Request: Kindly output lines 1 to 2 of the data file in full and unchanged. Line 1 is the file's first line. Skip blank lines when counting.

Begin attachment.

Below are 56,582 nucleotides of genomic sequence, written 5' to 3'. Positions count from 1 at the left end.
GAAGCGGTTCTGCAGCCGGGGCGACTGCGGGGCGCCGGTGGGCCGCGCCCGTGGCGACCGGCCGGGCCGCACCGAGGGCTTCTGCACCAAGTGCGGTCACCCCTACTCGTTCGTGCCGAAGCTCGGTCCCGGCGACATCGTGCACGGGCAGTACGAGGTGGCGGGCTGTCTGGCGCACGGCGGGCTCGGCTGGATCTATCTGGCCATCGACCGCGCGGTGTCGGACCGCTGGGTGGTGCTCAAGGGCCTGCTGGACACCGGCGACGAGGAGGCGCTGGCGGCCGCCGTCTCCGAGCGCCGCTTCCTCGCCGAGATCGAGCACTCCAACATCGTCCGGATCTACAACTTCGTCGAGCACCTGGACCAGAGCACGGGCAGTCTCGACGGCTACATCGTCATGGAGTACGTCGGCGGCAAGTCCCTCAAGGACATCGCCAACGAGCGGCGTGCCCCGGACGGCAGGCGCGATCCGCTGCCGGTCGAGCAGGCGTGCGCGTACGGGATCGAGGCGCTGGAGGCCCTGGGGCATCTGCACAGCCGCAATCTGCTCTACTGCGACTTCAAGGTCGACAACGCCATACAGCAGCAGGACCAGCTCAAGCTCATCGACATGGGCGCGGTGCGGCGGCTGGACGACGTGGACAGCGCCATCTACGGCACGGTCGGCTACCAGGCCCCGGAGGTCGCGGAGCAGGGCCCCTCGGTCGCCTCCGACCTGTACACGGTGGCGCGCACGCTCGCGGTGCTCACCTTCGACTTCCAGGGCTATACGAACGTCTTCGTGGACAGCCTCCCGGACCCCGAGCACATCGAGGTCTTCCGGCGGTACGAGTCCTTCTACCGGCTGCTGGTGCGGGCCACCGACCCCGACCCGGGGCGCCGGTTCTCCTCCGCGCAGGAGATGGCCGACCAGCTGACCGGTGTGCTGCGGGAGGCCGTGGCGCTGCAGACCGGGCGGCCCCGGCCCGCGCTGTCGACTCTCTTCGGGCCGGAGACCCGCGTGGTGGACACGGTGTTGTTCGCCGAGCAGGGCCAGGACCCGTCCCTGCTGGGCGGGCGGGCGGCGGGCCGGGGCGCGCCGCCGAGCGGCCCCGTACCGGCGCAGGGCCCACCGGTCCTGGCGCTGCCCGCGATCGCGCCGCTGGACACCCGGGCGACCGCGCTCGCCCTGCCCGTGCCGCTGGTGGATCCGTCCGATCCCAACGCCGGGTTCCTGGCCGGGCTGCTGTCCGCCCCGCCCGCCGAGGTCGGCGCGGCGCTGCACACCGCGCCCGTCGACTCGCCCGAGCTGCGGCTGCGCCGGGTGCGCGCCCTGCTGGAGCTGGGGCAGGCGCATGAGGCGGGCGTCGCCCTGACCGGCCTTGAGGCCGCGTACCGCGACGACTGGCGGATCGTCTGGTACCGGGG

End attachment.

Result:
Below are 56,582 nucleotides of genomic sequence, written 5' to 3'. Positions count from 1 at the left end.
GAAGCGGTTCTGCAGCCGGGGCGACTGCGGGGCGCCGGTGGGCCGCGCCCGTGGCGACCGGCCGGGCCGCACCGAGGGCTTCTGCACCAAGTGCGGTCACCCCTACTCGTTCGTGCCGAAGCTCGGTCCCGGCGACATCGTGCACGGGCAGTACGAGGTGGCGGGCTGTCTGGCGCACGGCGGGCTCGGCTGGATCTATCTGGCCATCGACCGCGCGGTGTCGGACCGCTGGGTGGTGCTCAAGGGCCTGCTGGACACCGGCGACGAGGAGGCGCTGGCGGCCGCCGTCTCCGAGCGCCGCTTCCTCGCCGAGATCGAGCACTCCAACATCGTCCGGATCTACAACTTCGTCGAGCACCTGGACCAGAGCACGGGCAGTCTCGACGGCTACATCGTCATGGAGTACGTCGGCGGCAAGTCCCTCAAGGACATCGCCAACGAGCGGCGTGCCCCGGACGGCAGGCGCGATCCGCTGCCGGTCGAGCAGGCGTGCGCGTACGGGATCGAGGCGCTGGAGGCCCTGGGGCATCTGCACAGCCGCAATCTGCTCTACTGCGACTTCAAGGTCGACAACGCCATACAGCAGCAGGACCAGCTCAAGCTCATCGACATGGGCGCGGTGCGGCGGCTGGACGACGTGGACAGCGCCATCTACGGCACGGTCGGCTACCAGGCCCCGGAGGTCGCGGAGCAGGGCCCCTCGGTCGCCTCCGACCTGTACACGGTGGCGCGCACGCTCGCGGTGCTCACCTTCGACTTCCAGGGCTATACGAACGTCTTCGTGGACAGCCTCCCGGACCCCGAGCACATCGAGGTCTTCCGGCGGTACGAGTCCTTCTACCGGCTGCTGGTGCGGGCCACCGACCCCGACCCGGGGCGCCGGTTCTCCTCCGCGCAGGAGATGGCCGACCAGCTGACCGGTGTGCTGCGGGAGGCCGTGGCGCTGCAGACCGGGCGGCCCCGGCCCGCGCTGTCGACTCTCTTCGGGCCGGAGACCCGCGTGGTGGACACGGTGTTGTTCGCCGAGCAGGGCCAGGACCCGTCCCTGCTGGGCGGGCGGGCGGCGGGCCGGGGCGCGCCGCCGAGCGGCCCCGTACCGGCGCAGGGCCCACCGGTCCTGGCGCTGCCCGCGATCGCGCCGCTGGACACCCGGGCGACCGCGCTCGCCCTGCCCGTGCCGCTGGTGGATCCGTCCGATCCCAACGCCGGGTTCCTGGCCGGGCTGCTGTCCGCCCCGCCCGCCGAGGTCGGCGCGGCGCTGCACACCGCGCCCGTCGACTCGCCCGAGCTGCGGCTGCGCCGGGTGCGCGCCCTGCTGGAGCTGGGGCAGGCGCATGAGGCGGGCGTCGCCCTGACCGGCCTTGAGGCCGCGTACCGCGACGACTGGCGGATCGTCTGGTACCGGGG